Mr. Max Madden (Bradford, West)

On a point of order, Madam Speaker. My point concerns the timing of personal statements. The one that we have just heard was a parliamentary non-event—a trip down memory lane that might have been made more appropriately during the defence debate next week. We understand that the former Minister of State, Foreign and Commonwealth Office, the right hon. Member for Watford (Mr. Garel-Jones), is to make a personal statement on Monday. Three other Ministers have left the Government. Could we not have a job lot? Why did they not all make their statements today so that we could have got the pain over in one go rather than spreading it over a fortnight?

Madam Speaker

The hon. Gentleman must understand that personal statements come immediately before we move on to public business.

Mr. Harry Greenway (Ealing, North)

On a point of order, Madam Speaker. I thank you for your ruling yesterday, which I do not, of course, question in any way. I seek your further guidance. I make no criticism of the hon. Member for Ealing, Southall (Mr. Khabra), the promoter of the Voluntary Euthanasia Bill.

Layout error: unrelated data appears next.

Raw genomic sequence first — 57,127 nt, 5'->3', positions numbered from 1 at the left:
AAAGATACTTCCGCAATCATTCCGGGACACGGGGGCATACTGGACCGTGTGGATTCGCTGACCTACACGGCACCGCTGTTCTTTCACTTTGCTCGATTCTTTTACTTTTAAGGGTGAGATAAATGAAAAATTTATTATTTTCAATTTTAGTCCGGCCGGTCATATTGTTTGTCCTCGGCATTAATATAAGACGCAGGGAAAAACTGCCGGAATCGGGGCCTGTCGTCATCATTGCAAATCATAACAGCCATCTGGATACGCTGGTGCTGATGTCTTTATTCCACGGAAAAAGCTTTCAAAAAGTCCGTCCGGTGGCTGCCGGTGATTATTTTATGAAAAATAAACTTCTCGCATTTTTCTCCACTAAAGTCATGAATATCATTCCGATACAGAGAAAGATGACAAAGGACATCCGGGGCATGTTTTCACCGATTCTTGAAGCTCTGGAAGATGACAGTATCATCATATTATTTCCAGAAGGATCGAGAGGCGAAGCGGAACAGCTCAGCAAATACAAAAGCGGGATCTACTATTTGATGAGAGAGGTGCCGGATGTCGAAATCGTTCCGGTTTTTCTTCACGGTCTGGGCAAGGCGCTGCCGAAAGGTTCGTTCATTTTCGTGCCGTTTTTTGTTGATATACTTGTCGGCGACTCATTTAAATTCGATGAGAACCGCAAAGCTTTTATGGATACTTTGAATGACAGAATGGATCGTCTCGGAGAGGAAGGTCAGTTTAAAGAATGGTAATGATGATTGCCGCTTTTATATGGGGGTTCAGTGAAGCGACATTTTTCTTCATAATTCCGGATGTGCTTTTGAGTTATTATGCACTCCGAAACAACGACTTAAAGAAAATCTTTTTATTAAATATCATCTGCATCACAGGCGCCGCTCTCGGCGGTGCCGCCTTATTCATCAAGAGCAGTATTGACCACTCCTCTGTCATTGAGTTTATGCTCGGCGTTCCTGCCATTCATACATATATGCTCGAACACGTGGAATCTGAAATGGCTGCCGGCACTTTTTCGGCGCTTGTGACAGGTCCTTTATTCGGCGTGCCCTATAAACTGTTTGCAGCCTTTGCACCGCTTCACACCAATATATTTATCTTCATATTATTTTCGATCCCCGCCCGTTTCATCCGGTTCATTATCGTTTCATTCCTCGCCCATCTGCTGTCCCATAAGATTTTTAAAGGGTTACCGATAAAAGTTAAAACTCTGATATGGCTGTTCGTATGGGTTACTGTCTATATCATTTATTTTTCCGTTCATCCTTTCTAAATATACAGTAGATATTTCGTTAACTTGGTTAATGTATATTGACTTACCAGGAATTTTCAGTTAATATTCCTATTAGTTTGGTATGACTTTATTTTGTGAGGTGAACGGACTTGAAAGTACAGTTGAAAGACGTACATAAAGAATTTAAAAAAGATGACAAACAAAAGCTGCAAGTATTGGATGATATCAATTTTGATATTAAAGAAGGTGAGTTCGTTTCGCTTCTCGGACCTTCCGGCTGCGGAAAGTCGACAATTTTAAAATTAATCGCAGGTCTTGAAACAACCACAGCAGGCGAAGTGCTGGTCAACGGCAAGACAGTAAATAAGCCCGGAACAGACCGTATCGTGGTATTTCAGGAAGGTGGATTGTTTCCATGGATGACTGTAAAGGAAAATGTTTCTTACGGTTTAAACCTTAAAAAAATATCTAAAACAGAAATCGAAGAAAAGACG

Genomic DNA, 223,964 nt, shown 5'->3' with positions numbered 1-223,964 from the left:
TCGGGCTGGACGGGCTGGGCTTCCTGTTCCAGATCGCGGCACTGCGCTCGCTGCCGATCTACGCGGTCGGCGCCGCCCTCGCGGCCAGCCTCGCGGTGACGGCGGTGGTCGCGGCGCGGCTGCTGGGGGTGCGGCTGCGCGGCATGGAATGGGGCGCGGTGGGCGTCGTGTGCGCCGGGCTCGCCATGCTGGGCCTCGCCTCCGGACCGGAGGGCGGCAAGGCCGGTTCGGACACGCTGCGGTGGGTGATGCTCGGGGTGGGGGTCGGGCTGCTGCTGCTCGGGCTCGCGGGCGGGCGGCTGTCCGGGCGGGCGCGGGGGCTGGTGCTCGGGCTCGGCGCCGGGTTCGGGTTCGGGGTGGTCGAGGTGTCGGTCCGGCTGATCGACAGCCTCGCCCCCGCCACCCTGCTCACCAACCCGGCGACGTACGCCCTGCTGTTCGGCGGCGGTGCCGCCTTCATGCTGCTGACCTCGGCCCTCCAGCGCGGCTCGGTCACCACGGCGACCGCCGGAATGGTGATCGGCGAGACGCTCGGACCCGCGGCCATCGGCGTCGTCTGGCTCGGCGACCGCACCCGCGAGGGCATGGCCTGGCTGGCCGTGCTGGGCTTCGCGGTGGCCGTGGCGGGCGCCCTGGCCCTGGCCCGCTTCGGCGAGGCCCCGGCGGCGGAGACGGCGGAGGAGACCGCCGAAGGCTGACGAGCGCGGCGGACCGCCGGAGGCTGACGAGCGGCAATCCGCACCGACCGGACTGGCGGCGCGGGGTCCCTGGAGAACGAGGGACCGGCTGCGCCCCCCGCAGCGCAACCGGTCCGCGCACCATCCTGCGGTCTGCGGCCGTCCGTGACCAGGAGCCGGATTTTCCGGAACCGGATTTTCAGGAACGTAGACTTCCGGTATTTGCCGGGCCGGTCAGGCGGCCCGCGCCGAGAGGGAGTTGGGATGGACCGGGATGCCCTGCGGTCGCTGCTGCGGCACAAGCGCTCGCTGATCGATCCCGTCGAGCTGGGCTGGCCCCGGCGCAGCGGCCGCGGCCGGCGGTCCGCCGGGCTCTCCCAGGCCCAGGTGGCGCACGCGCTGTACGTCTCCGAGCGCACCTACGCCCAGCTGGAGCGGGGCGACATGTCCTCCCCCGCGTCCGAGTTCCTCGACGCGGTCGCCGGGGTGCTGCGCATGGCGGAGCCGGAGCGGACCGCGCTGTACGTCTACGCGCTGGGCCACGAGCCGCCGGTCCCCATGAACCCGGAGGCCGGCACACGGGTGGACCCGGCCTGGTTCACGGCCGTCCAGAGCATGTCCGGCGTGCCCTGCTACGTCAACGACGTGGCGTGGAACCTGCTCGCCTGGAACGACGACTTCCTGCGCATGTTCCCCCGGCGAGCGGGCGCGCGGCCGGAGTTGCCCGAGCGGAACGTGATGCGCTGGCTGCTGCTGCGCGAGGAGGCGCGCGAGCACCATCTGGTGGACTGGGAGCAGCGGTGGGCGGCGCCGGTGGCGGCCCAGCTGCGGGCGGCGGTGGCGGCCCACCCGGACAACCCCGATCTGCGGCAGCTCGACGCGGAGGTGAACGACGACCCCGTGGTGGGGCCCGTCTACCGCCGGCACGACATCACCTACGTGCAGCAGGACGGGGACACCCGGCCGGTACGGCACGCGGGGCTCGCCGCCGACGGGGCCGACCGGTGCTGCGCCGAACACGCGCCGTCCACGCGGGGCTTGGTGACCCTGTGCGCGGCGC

My hon. Friend the Member for Eastbourne (Mr. Waterson) and many other hon. Members have received many letters on the subject. Our constituents will not understand why the Bill was not proceeded with under the ten-minute rule procedure yesterday, under which there would have been a vote because I should have opposed the Bill. That would have shown how hon. Members who voted felt about the Bill and I am certain that it would have been heavily defeated. As that procedure was not followed, would you advise the House and, therefore, the country that the Bill still can and will be strongly defeated through the procedures of the House, even though it is presented timidly?